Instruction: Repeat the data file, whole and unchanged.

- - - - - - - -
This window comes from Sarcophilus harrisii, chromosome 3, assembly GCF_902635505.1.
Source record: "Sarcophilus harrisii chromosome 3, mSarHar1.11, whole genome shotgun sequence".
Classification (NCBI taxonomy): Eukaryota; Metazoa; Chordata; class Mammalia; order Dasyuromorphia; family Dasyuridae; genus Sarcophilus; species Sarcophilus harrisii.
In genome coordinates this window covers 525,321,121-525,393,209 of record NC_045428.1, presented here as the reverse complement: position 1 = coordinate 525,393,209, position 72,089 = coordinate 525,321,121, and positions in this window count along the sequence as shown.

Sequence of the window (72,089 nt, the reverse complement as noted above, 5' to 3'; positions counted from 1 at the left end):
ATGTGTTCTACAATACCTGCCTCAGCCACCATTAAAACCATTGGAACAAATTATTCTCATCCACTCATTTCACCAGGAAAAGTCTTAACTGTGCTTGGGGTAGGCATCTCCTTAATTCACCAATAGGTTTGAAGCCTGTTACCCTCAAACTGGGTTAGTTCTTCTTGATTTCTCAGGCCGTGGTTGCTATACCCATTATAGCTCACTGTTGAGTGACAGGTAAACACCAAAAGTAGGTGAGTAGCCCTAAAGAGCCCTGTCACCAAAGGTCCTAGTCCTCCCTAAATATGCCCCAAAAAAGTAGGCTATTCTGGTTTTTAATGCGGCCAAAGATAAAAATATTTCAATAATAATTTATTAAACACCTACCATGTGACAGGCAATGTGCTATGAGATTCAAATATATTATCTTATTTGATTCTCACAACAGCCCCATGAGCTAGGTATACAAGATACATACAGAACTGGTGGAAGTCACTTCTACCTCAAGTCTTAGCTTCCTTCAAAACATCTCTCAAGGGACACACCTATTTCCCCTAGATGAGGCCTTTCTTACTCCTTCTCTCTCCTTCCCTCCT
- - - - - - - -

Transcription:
This window comes from Sarcophilus harrisii, chromosome 3, assembly GCF_902635505.1.
Source record: "Sarcophilus harrisii chromosome 3, mSarHar1.11, whole genome shotgun sequence".
Classification (NCBI taxonomy): Eukaryota; Metazoa; Chordata; class Mammalia; order Dasyuromorphia; family Dasyuridae; genus Sarcophilus; species Sarcophilus harrisii.
In genome coordinates this window covers 525,321,121-525,393,209 of record NC_045428.1, presented here as the reverse complement: position 1 = coordinate 525,393,209, position 72,089 = coordinate 525,321,121, and positions in this window count along the sequence as shown.

Sequence of the window (72,089 nt, the reverse complement as noted above, 5' to 3'; positions counted from 1 at the left end):
ATGTGTTCTACAATACCTGCCTCAGCCACCATTAAAACCATTGGAACAAATTATTCTCATCCACTCATTTCACCAGGAAAAGTCTTAACTGTGCTTGGGGTAGGCATCTCCTTAATTCACCAATAGGTTTGAAGCCTGTTACCCTCAAACTGGGTTAGTTCTTCTTGATTTCTCAGGCCGTGGTTGCTATACCCATTATAGCTCACTGTTGAGTGACAGGTAAACACCAAAAGTAGGTGAGTAGCCCTAAAGAGCCCTGTCACCAAAGGTCCTAGTCCTCCCTAAATATGCCCCAAAAAAGTAGGCTATTCTGGTTTTTAATGCGGCCAAAGATAAAAATATTTCAATAATAATTTATTAAACACCTACCATGTGACAGGCAATGTGCTATGAGATTCAAATATATTATCTTATTTGATTCTCACAACAGCCCCATGAGCTAGGTATACAAGATACATACAGAACTGGTGGAAGTCACTTCTACCTCAAGTCTTAGCTTCCTTCAAAACATCTCTCAAGGGACACACCTATTTCCCCTAGATGAGGCCTTTCTTACTCCTTCTCTCTCCTTCCCTCCT